It may not sound the most appetizing, but if you can be brave, this could be a tasty treat for you!
What is Horumon?
If there’s one thing that the Japanese share in common with the Scots of the land of my birth, it is a shared notion that, no part of an animal should ever go to waste whilst someone is hungry.
This is why haggis, made from sheep offal, is such a big hit in my native Scotland, and why Osakans love their own offal-themed dish, horumon.
In Scotland, when someone makes a mistake in the kitchen, we sometimes say: “Oh no, he’s made an arse of it!”
But in Osaka, where pig rectum is one of many cuts of offal used in Horumon dishes, I guess you could say the locals are taking is idea a little too literally!
Basically, horumon is a hold-over from more austere times. In those days, the prime cuts of meat would always be reserved for the rich; with the off-cuts going to the poor to do with what they could.
Ever the resourceful types, Osaka’s lower castes were able to turn these off cuts into some pretty tasty treats, giving us the horumon dishes we have today
Varieties of Horumon
Horumon is a collective term encompassing all manner of offal from a variety of animals.
Whilst is is not unusual to see the likes of beef hearts and chicken gizzards served up, the vast majority of horumon in Osaka’s many specialist eateries is derived from the carcass of the pig.
Among others, you will find the esophagus, heart, pulmonary artery, intestine, pancreas, uterus, mammary glands, and of course that most inviting of all offal dishes, a pig’s rectum!
These can be prepared in a number of different ways, however as horumon is a derivative of yakiniku in many respects, the most common way to enjoy it is to marinate it in a sweet or spicy sauce and then grill it over hot charcoal. You will notice upon initial taste however that many cuts, especially the intestines, have something of a rubbery textrure, similar in that respect to squid, though the flavor is totally different. This can be a bit off-putting at first, but once you get used to it, it’s actually rather tasty.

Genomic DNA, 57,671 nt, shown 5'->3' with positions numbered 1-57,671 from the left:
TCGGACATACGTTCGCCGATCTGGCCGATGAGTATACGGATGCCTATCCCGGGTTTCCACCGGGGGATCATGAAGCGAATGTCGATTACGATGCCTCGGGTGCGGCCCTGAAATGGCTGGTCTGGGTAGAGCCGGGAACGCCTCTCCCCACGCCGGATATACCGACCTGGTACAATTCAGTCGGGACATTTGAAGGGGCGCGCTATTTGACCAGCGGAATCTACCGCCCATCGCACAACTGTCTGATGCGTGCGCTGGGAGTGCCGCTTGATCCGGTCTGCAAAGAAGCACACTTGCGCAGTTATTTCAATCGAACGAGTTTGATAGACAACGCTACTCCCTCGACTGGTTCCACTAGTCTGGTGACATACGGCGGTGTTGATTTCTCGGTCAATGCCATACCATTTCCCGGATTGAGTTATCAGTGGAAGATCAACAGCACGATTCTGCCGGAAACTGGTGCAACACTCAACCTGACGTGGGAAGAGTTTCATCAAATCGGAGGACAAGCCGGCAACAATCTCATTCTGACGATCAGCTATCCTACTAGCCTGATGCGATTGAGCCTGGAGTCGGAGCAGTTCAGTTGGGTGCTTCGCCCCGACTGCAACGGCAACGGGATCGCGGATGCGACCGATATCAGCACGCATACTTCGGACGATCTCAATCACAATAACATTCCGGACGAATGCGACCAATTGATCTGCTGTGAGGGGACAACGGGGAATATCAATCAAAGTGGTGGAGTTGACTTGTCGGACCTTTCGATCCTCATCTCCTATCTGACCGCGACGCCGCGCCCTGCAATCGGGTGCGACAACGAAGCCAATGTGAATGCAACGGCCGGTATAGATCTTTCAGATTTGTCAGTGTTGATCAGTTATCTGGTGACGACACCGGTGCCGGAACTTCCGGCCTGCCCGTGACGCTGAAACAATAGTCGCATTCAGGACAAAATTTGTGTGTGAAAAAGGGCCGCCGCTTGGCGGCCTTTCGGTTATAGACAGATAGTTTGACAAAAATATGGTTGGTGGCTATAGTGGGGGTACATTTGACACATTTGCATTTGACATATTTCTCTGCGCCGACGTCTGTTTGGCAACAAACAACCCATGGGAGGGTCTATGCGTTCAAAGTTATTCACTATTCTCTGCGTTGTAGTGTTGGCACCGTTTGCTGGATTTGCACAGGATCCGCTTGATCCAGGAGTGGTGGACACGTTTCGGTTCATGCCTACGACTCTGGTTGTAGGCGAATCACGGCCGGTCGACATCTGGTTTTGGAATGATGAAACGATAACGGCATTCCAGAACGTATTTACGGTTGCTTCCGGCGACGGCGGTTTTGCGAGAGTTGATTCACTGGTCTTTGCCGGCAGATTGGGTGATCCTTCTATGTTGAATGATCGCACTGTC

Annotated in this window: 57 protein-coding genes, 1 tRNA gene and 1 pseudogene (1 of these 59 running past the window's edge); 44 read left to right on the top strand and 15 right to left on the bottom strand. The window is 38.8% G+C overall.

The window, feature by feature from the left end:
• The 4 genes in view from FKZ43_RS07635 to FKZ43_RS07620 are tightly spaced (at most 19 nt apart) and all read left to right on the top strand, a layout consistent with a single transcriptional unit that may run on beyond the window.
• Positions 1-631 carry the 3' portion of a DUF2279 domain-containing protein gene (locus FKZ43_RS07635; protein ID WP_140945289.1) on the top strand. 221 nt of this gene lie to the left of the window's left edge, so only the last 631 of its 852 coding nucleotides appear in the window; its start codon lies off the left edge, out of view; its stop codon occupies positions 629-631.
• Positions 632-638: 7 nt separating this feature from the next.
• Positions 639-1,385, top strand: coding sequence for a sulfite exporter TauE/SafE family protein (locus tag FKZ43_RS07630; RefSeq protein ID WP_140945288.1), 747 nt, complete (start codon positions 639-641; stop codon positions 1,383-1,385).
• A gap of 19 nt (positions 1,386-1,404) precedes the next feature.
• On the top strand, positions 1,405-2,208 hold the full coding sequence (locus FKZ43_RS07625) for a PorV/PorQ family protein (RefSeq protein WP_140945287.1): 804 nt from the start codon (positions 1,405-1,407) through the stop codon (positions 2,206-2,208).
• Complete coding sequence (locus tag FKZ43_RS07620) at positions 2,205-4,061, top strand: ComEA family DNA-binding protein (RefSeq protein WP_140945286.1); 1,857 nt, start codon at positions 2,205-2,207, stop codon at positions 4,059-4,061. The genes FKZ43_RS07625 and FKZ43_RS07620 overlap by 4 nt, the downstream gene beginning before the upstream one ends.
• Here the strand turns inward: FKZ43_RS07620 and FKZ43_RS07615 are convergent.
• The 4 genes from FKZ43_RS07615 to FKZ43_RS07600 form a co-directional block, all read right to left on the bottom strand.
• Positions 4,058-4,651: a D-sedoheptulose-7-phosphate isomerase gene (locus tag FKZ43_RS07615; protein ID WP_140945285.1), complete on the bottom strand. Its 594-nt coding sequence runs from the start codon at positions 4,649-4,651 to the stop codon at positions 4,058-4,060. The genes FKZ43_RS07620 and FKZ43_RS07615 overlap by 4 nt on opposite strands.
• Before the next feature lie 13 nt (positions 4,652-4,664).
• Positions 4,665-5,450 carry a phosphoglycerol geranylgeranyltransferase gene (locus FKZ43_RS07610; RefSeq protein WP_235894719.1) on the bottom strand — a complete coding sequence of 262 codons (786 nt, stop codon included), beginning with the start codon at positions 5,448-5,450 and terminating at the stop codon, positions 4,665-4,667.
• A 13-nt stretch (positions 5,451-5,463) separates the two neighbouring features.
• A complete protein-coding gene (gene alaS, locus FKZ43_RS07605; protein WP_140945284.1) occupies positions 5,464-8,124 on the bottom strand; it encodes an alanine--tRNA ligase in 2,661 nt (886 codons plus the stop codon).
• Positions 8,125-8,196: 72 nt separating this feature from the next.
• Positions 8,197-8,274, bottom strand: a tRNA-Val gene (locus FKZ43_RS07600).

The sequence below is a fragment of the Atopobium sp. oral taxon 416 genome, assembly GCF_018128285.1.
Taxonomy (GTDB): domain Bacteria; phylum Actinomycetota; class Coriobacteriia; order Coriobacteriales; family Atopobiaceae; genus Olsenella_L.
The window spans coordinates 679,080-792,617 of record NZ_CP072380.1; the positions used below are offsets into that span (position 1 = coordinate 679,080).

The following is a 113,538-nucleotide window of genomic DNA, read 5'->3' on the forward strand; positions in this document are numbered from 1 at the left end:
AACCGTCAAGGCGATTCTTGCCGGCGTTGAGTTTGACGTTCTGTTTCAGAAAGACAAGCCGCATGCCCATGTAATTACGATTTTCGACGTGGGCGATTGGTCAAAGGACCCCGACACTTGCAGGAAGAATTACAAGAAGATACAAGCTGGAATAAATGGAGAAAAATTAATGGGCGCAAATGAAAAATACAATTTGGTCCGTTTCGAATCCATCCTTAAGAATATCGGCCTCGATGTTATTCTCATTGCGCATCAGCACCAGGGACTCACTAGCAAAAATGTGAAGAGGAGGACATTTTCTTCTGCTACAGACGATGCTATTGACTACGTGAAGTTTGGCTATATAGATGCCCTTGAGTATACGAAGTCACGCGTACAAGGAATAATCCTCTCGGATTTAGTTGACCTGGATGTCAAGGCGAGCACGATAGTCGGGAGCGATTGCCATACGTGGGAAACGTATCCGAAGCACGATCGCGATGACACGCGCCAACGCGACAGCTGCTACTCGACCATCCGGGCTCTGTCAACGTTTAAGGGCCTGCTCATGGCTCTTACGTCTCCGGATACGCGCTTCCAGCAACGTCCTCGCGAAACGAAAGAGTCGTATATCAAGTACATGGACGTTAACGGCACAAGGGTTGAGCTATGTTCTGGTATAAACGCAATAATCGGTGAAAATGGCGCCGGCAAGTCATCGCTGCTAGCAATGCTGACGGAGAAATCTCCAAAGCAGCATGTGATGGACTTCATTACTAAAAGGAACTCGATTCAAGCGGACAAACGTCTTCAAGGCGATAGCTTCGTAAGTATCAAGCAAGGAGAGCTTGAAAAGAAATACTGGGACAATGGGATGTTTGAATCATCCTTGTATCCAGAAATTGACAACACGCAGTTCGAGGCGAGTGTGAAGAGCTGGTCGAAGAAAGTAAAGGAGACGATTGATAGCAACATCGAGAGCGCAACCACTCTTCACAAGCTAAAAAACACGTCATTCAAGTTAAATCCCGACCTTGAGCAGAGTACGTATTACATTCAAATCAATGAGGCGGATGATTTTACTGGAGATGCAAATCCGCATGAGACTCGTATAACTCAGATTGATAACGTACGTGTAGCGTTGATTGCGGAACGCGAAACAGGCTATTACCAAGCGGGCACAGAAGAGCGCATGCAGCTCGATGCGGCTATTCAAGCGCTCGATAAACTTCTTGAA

Where to buy Horumon
As horumon is classed as something of a poor man’s food, the best places to find good horumon restaurants are actually in the poorer areas of Osaka. The likes of Juso in Yodogawa Ward, Nishinari Ward, Nishi Ward and Taisho Ward all boast excellent horumon eateries, with excellent prices and a huge variety of different types to try. There are horumon restaurants in some of the suburbs too, and in the more built up nightlife districts like Shinsaibashi, Namba and Umeda. However, I recommend that you avoid these “tourist traps”, as they are offering pretty much the same as you will get in the more working class areas but for a vastly inflated price, justified purely by middle class pretentiousness.
How to make Horumon
As the cuts of meat used in making horumon aren’t typically cuts of meat sold in conventional butcher’s shop in most countries outside Japan, acquiring the necessary stocks to make your own horumon at home could prove tricky.
However, if you ask your local butcher, subject to local hygiene rules in your country, he may be able to provide you with some off cuts that you can use in preparing your horumon dishes.
Remember, horumon is a non-specific dish, so any kind of entrails will do.
300 grams of entrails (beef, chicken or pork will do)
1 bottle of soy sauce
A teaspoon of pureed garlic
A teaspoon of lemon juice
A dash of chilli oil
Once you’ve got hold of some entrails, the process for preparing the meal is, pretty much the same as that we would follow for preparing yakiniku. As I mentioned earlier, horumon is essentially yakiniku’s poorer relative, though entrail enthusiasts would no doubt vehemently refute this notion.
In any case, you should start by dicing your meat, whatever it may be, into small chunks. You should then make up a marinade of soy sauce, a little sugar, lemon juice and pureed garlic. Blend these items together until they make a smooth sauce. Marinate your entrails in this sauce, ensuring they are completely coated and leave it in the fridge for about one hour.
Heat a little sesame oil in a frying pan, and then drop your entrails in. Cook the entrails over a medium to high heat stirring regularly until cooked all the way through. Serve them on a bed of cabbage with rice wine vinegar.
Maybe it’s because I love a bit of haggis, but I really do feel that horumon gets something of a bad rep from tourists visiting Japan these days. Be brave, don’t listen to the hype. Give it a try and I think you may be pleasantly surprised.